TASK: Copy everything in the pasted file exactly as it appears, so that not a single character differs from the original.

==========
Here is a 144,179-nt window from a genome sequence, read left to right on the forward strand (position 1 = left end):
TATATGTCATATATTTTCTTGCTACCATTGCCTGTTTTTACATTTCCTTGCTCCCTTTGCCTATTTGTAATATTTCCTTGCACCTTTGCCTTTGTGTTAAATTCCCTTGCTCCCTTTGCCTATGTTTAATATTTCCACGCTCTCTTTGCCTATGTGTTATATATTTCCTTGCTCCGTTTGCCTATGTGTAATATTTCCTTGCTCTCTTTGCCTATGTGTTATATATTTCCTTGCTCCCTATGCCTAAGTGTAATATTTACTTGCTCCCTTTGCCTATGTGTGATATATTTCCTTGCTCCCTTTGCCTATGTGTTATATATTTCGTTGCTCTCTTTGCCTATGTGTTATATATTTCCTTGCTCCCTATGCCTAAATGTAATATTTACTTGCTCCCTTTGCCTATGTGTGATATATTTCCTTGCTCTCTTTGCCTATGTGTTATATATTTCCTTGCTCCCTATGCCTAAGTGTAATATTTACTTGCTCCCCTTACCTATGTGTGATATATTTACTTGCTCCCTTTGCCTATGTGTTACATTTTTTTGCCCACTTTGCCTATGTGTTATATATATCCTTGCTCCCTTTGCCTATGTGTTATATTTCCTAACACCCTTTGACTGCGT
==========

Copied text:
Here is a 144,179-nt window from a genome sequence, read left to right on the forward strand (position 1 = left end):
TATATGTCATATATTTTCTTGCTACCATTGCCTGTTTTTACATTTCCTTGCTCCCTTTGCCTATTTGTAATATTTCCTTGCACCTTTGCCTTTGTGTTAAATTCCCTTGCTCCCTTTGCCTATGTTTAATATTTCCACGCTCTCTTTGCCTATGTGTTATATATTTCCTTGCTCCGTTTGCCTATGTGTAATATTTCCTTGCTCTCTTTGCCTATGTGTTATATATTTCCTTGCTCCCTATGCCTAAGTGTAATATTTACTTGCTCCCTTTGCCTATGTGTGATATATTTCCTTGCTCCCTTTGCCTATGTGTTATATATTTCGTTGCTCTCTTTGCCTATGTGTTATATATTTCCTTGCTCCCTATGCCTAAATGTAATATTTACTTGCTCCCTTTGCCTATGTGTGATATATTTCCTTGCTCTCTTTGCCTATGTGTTATATATTTCCTTGCTCCCTATGCCTAAGTGTAATATTTACTTGCTCCCCTTACCTATGTGTGATATATTTACTTGCTCCCTTTGCCTATGTGTTACATTTTTTTGCCCACTTTGCCTATGTGTTATATATATCCTTGCTCCCTTTGCCTATGTGTTATATTTCCTAACACCCTTTGACTGCGT